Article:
The LMS-USA Program: A Multifaceted Approach
With the establishment of St. Timothy’s Seminary, LMS-USA has the developed a facility for pastoral studies that is, in essence, a seminary without walls. The offices of the seminary are physically located at Chetek, Wisconsin, under the direct supervision of LMS-USA Synod President Pr. John Erickson. Saint Timothy’s is under the guidance of a Board of Regents, led by Dr. Orv Langhaugh.
As candidates for pastoral ordination, seminarians may be selected for study following three main pathways. In each case the seminarian is under the close supervision of a mentor or pastoral preceptor, who ensures that the required skills, knowledge, and understandings in light of Lutheran orthodoxy are acquired. The Board of Regents approves all programs of study. In all cases students who are engaged in pastoral functions are considered vicars and not called as pastors prior to ordination.
For those mature students who have already received an appropriate college or university, independent study under the supervision of his local pastor may be deemed adequate. The Board of Regents may approve a course of independent study in exceptional cases.
Coordination with the Independent Lutheran Theological Education Project (ILTEP)
Due to the requirements of the contemporary Lutheran pastor’s role, formal seminary training is an advantage to be desired. To facilitate such training, the Board of Regents of Saint Timothy Seminary and the LMS Ministerium as approved links with two major seminary’s through the Independent Lutheran Theological Project (ILTEP). Through a consortium of independent Lutheran bodies, ILTEP has designed a program of studies that ensures that seminarians will acquire skills and knowledge required to function as pastors within orthodox Lutheran congregations. Articulation agreements through ILTEP allow LMS-USA seminarians to receive M.Div. degrees from recognized and accredited seminaries. Currently ILTEP is articulating residential programs through Ashland Theological Seminary in Ohio and external (on-line) programs thought Trinity Seminary based in Indiana. The partner seminaries were chosen with the content of the courses offered in mind, as well as with consideration for the systems of delivery and the quality of instruction. A bloc of confessional Lutheran courses taught by confessional Lutheran educators forms the core of the curriculum. At a suitable point in the individual seminarian’s progress, he will be placed in a vicarage for practical experience.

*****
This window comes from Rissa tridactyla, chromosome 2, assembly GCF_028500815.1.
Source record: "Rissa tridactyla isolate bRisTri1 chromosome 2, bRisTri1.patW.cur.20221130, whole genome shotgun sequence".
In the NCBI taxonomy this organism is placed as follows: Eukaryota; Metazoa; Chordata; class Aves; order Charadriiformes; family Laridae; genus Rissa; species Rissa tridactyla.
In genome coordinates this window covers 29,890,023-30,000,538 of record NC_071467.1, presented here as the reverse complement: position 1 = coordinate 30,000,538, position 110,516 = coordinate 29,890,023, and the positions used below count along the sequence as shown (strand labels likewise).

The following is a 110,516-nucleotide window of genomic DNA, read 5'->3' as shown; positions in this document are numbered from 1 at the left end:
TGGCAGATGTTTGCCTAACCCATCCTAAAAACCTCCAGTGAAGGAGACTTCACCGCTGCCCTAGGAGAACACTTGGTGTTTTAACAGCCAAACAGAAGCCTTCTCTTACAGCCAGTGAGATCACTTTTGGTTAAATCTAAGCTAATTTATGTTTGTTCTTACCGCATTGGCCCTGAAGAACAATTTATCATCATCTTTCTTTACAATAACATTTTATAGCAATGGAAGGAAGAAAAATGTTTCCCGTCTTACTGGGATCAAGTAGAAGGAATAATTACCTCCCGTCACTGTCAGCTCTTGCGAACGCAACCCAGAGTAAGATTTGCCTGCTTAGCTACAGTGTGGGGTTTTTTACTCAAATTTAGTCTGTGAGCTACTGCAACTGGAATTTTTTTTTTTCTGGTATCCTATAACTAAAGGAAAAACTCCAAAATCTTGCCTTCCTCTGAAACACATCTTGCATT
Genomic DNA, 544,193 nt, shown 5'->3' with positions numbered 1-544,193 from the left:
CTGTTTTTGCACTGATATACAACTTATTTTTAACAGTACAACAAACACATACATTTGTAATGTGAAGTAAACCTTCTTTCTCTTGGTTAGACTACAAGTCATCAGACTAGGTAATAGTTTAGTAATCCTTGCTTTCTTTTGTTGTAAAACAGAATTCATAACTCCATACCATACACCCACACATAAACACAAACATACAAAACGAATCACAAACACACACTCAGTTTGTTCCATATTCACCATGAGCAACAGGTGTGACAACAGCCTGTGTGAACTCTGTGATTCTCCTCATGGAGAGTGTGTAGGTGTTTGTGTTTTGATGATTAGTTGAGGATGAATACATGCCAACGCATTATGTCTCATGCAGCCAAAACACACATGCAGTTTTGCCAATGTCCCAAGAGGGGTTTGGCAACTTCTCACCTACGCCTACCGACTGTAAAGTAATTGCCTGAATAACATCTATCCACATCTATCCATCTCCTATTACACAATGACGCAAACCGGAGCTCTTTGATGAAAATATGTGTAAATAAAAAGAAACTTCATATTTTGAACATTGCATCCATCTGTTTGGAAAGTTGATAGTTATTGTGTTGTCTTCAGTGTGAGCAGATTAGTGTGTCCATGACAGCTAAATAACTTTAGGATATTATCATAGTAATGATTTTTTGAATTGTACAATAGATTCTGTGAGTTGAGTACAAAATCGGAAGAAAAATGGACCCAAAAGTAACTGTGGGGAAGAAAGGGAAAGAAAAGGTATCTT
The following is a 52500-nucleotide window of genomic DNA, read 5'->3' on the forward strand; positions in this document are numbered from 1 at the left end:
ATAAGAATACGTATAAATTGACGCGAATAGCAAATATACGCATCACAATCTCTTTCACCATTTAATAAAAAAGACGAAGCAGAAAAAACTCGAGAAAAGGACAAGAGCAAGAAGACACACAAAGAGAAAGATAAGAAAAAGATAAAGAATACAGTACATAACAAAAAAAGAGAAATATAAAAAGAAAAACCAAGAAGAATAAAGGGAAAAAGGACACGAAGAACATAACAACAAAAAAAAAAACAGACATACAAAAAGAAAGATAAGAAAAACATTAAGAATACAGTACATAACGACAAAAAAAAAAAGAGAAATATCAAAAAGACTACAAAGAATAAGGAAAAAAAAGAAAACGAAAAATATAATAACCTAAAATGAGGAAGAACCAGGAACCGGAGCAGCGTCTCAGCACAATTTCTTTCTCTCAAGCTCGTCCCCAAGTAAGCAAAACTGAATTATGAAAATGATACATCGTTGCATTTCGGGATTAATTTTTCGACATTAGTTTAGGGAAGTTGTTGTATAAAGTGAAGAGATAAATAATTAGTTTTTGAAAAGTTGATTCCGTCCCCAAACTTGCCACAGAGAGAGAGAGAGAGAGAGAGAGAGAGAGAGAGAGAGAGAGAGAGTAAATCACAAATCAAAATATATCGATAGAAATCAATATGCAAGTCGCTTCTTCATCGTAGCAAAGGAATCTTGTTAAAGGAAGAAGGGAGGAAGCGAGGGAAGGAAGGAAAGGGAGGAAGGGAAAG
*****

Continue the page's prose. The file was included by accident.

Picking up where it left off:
ILTEP is incorporated as a not-for profit entity in the state of Wisconsin. Their offices and classrooms are located on land adjoining the University of Wisconsin at Oshkosh. Members of the ILTEP faculty and staff recently presented the details of the program at the January 2007 Ministerium meeting in Indianapolis.
LMS Independence is Maintained
While LMS intends to offer the opportunity to work within ILTEP structure to seminarians, the Synod reserves the right to arrange for other educational venues for prospective clergy. These venues or modalities may include independent studies programs supervised by LMS pastors and placement in other seminaries as appropriate. The Rev’d Dr. Robert Hotes is currently coordinating the seminary effort under direction of the Synod. While joining with other orthodox Lutheran bodies in the ILTEP cooperative program, LMS retains the option to design programs that meet the individual needs of seminarians and the congregations they will serve. ?